E = 100 (1-(Tc/Th)

So the only way to increase the theoretical efficiency -- with emphasis on the word 'theoretical' here -- is to either increase the temperature of the working fluid, or decrease the temperature of the thermal sump. So higher steam temperatures tend to be more efficient.

In terms of propeller design is concerned, overall efficiency tends to go up as one moves towards fewer and larger propellers with larger numbers of blades rotating at slower speeds.

I would tend to think that one of the reasons that Bismarck adopted a three shaft arrangement stemmed from a desire on the part of the designers to create a number of incrementally-sized 'package' plants. This allows some economies in manufacture and also allows the maximum interchageability of spare parts. One 50,000 horsepower stock 'package' might power a destroyer, two might be used on a cruiser, and three or more on larger vessels such as battleships. I haven't confirmed this with reference to primary sources, though, although the information is here somewhere, probably in one of the NavTechMisEu series.

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Re: 3-shaft propulsion

Post by marcelo_malara » Sun Aug 04, 2019 8:41 pm

In terms of propeller design is concerned, overall efficiency tends to go up as one moves towards fewer and larger propellers with larger numbers of blades rotating at slower speeds.
That is another question I have, and already mentioned, why did they go to 270 rpm propellers when other naval powers stayed at 180 rpm?

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Re: 3-shaft propulsion

Post by Thorsten Wahl » Mon Aug 05, 2019 8:44 am

according to the knowledge of the time 3 screw propulsion had a better propulsionefficiency compared to a 4 screw system.

older german transcription from "the Engineer" 1914
3 Welleneffiziens5.jpg
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Prior to WW2 the Germans said, that a 3 screw ship requires about six percent less propulsionpower for the same speed
3 Welleneffiziens1.jpg
3 Welleneffiziens1.jpg (20.58 KiB) Viewed 210 times
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Re: Battleship Bismarck: A Design and Operational History

Post by Thorsten Wahl » Mon Aug 05, 2019 1:32 pm

pasoleati wrote:
Thu Aug 01, 2019 10:10 pm
Folks, the Richelieu's machinery gave 155,000 shp on 4 shafts and the machinery weighed 2875 tons (=53 shp/ton). Steam conditions were 27 kg/cm2 and 350 deg C.
Bismarcks powerplant weights about 3,300 tons therof about 2,800 tons machinery and about 500 tons feedwater and fuel oil in piping.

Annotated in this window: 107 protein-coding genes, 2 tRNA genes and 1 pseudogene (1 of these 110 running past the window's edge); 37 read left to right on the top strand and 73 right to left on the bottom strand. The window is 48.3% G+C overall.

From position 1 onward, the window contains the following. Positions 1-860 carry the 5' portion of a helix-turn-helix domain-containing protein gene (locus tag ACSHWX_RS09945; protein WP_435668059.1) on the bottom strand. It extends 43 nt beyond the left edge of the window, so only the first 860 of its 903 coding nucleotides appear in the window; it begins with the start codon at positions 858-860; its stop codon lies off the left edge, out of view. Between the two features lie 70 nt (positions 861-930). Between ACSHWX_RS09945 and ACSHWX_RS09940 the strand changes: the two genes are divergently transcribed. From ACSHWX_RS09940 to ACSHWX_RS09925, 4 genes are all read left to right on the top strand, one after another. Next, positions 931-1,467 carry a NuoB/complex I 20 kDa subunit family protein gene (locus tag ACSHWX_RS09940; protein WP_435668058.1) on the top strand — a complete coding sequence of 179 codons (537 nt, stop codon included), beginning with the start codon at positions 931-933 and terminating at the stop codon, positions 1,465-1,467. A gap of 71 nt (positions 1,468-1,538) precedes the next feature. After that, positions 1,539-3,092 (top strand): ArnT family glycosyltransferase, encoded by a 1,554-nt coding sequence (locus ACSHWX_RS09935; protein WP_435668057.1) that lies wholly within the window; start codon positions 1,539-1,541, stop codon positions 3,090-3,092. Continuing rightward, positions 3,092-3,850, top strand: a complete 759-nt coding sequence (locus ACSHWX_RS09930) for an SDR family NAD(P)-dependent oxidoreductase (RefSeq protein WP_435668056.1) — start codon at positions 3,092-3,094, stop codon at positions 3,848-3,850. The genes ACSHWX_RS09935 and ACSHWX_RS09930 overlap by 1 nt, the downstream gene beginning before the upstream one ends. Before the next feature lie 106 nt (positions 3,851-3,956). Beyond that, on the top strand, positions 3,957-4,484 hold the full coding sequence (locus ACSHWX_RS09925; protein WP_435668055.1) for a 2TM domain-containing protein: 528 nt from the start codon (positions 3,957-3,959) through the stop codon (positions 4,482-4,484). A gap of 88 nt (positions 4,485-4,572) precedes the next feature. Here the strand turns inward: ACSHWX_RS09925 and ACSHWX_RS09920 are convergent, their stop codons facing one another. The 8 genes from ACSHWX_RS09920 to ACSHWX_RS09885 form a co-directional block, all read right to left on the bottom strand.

Despite having 4 shafts the french powerplant consists of only two independend main units.
the german design had -according K-Amt(wich checked the French design) -more built in redundancy and appears less vulnerable and it was the first german naval powerplant with "sufficient engineering space")( Comparision Richelieu Bismarck 1941)
Last edited by Thorsten Wahl on Mon Aug 05, 2019 2:47 pm, edited 5 times in total.
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Re: Battleship Bismarck: A Design and Operational History

Post by Thorsten Wahl » Mon Aug 05, 2019 1:45 pm

Alberto Virtuani wrote:
Tue Jul 30, 2019 4:51 pm
Hello everybody,

What was improved in Bismarck's boilers/machinery vs Scharnhorst's ?
Wasn't the Bismarck propulsion plant (including the boilers) basically the same as Scharnhorst's ?
Whitley mentions a pressure of 58 kg/cm2 @ 450° for Scharnhorst too...


Bye, Alberto
Bismarcks machinery was more sturdy, the complete steam piping was much better shock protected. Even the heavy underwater mine detonations from the X-crafts does not cause rupture of the steamlines. The War diary of
Tirpitz doesnt show the same "notorious unreliability"(my emphasing)of machinery compared with Scharnhorst, the heavy cruisers and destroyers.
Last edited by Thorsten Wahl on Mon Aug 05, 2019 2:44 pm, edited 2 times in total.
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Re: 3-shaft propulsion

Post by Thorsten Wahl » Mon Aug 05, 2019 2:08 pm

marcelo_malara wrote:
Sun Aug 04, 2019 8:41 pm
In terms of propeller design is concerned, overall efficiency tends to go up as one moves towards fewer and larger propellers with larger numbers of blades rotating at slower speeds.
That is another question I have, and already mentioned, why did they go to 270 rpm propellers when other naval powers stayed at 180 rpm?

Regards
calculated screw slippage
Bismarck class (12-13 %) based on 118 RPM at 15 knots and ~265-270 RPM at ~30 knots (Fahrtabellen and MeilenfahrtBismarck )compares well with the same figure of
Iowa class(12,5%) based on 87 RPM at 15 knots and 196 RPM at 30 knots (FTP 218 war Service fuel consumption of U.S. Naval Suface vessels BB 61 class) these numbers differ a bit from the "First of Class Standardisation Trials)
Meine Herren, es kann ein siebenjähriger, es kann ein dreißigjähriger Krieg werden – und wehe dem, der zuerst die Lunte in das Pulverfaß schleudert!